It isn't easy being University of Miami football coach Al Golden.
A little more than two years ago, he took what seemed like a great job at one of the country's storied programs. But an NCAA investigation that is marred by corruption and continues to drag on has the program stuck in neutral.
"We meet with the media every day and it's never about what we're doing, who we're playing,'' Golden said. "It's always about the NCAA cloud that has been hanging over our head.''
Miami has imposed its own sanctions, including skipping bowl games. Yet, Miami still doesn't know if it will be enough because of an investigation that has no end in sight. Imagine sitting in a recruit's living room and not knowing what to say if a recruit asks about what else the NCAA might do.
"The repercussions we've felt over the past two-and-a-half years from a recruiting standpoint, I don't think is measurable,'' Golden said. "I think everybody here feels like we've paid our debt. We've done a great job in terms of self-imposing.''
The NCAA investigation is based on allegations of wrongdoing before Golden even arrived in Miami. No one would have criticized him had he left for another program. Why in the world has he stayed?
"My wife summed it up best — it ultimately comes down to who you are and what you're about,'' Golden said. "For all the reasons we wanted to come to the University of Miami and that we chose the University of Miami, to leave now for reasons other than that would be wrong.''
He also isn't about to let Nevin Shapiro, the Miami football booster who is currently in jail for orchestrating a Ponzi scheme, have the last word. Shapiro claims to have provided cash, goods and assorted other favors to Miami football players.
"It would make the guy in the cell who wants to bring the program down — it would make him the champion,'' Golden said. "It would make him the victor. So instead of fleeing, we dug in and we said, 'Well, what's really changed?' When the sun comes up and these clouds are gone, what's really changed about the University of Miami?' ... We can battle through this temporary setback and I think we have. I think we've shown an extraordinary amount of integrity.''
Five players we should root for at the Masters this week.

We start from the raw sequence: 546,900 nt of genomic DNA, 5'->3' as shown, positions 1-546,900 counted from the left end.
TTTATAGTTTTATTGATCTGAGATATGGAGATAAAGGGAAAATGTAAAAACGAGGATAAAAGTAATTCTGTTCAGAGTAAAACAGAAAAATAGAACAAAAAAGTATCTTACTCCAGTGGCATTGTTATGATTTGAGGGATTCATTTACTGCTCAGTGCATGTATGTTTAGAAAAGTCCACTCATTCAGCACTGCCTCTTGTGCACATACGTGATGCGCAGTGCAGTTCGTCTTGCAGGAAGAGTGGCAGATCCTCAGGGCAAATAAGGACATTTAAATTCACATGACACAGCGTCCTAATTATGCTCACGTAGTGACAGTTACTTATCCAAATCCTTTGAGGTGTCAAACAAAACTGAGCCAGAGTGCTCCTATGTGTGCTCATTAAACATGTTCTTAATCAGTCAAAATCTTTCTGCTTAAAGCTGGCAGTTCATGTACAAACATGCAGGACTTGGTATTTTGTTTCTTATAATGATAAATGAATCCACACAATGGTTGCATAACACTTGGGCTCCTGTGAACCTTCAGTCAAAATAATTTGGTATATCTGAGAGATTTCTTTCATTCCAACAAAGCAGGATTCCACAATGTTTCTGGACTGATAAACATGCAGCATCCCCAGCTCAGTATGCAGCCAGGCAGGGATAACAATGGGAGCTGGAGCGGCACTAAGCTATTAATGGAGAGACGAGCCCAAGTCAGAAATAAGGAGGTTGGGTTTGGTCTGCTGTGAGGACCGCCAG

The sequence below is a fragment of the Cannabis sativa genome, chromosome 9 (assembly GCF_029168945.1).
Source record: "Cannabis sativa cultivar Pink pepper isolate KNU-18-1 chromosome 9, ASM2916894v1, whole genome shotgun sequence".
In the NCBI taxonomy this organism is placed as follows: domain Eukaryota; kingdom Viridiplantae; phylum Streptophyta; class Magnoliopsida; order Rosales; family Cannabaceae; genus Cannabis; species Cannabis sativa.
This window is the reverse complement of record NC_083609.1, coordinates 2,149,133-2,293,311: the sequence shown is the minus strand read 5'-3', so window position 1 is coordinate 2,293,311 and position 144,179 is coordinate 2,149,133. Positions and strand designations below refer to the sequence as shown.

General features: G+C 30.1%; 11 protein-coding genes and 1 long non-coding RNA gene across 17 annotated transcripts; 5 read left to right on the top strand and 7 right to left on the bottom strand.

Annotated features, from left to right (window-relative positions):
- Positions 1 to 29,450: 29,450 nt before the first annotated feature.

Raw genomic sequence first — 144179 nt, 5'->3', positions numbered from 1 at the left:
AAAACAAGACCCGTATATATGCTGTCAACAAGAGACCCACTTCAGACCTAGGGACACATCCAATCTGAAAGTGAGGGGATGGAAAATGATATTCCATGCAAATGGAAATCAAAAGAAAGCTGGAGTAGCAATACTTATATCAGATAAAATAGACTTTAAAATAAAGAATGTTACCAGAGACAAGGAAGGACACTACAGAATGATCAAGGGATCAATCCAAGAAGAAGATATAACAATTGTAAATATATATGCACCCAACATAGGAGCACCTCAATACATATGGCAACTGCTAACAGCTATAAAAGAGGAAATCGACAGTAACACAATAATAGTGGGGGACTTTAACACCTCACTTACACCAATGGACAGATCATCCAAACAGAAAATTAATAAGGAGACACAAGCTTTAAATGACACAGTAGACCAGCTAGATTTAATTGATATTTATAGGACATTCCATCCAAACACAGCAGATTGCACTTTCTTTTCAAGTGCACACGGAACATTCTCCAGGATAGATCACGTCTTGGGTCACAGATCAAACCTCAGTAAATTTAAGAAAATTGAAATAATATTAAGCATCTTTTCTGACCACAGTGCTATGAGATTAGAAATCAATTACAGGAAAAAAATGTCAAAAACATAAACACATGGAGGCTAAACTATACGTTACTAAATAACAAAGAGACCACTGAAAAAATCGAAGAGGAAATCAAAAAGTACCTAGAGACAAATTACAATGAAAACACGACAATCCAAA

1. Sergio Garcia. The Spaniard kid isn't a kid anymore. He's 33 and still looking for his first major. But he hasn't finished in the top 10 at the Masters since a tie for fourth in 2004.
2. Bubba Watson. You must be a good guy if someone doesn't mind you winning two years in a row. Watson is a good guy. And he would be the first repeat champ since Tiger Woods in 2002.
3. Fred Couples. Remember when old guy Tom Watson almost won the British Open in 2009? How cool would it be to see the 53-year-old Couples, the 1992 Masters champ, win again?
4. Kevin Streelman. The former country club caddie is only in the Masters because he won the Tampa Bay Championship.
5. Anyone not named Tiger. I say this only because if Tiger wins, he might win by 10 strokes, making Sunday's final round uninteresting.
Roger Ebert wasn't a big sports fan, but he helped to have a huge impact on today's sports television. The legendary movie critic died Thursday at age 70. He was the longtime critic at the Chicago Sun-Times and won a Pulitzer Prize. However, he is probably best remembered for his television show with Gene Siskel, the late movie critic of the Chicago Tribune. The two co-hosted a show in which they reviewed and debated movies.
The show was the blueprint for many of today's sports debate shows, particularly ESPN's Pardon the Interruption, co-hosted by Tony Kornheiser and Chicago native Michael Wilbon. In fact, on Thursday, Wilbon tweeted, "All of us at PTI, especially Tony and I, owe debt of gratitude to Misters Siskel and Ebert, both gone now. They inspired what we do.''
The women's Final Four starts today and did you know that Cal is coached by Lindsay Gottlieb, the sister of CBS analyst Doug Gottlieb? "Lindsay Gottlieb is one of the exciting young coaches in women's college basketball,'' ESPN analyst Doris Burke said. "She is a passionate, dynamic and a positive force with her team.'' ... Who is going to win the women's Final Four? Here's ESPN analyst Carolyn Peck: "If (Skylar Diggins) continues to play hard and lead the team, Notre Dame will be cutting down the nets on Tuesday.'' ... P.J. Carlesimo, 63, has done well since taking over as coach of the Brooklyn Nets during the season. The Nets were 24-13 under Carlesimo coming into the weekend. Hard to believe that it was 24 years ago that he took Seton Hall to the national title game, and more than 15 years since he was choked by Latrell Sprewell. Too bad Sprewell didn't play for former Rutgers coach Mike Rice. That might have been fun, eh?
tom jones' two cents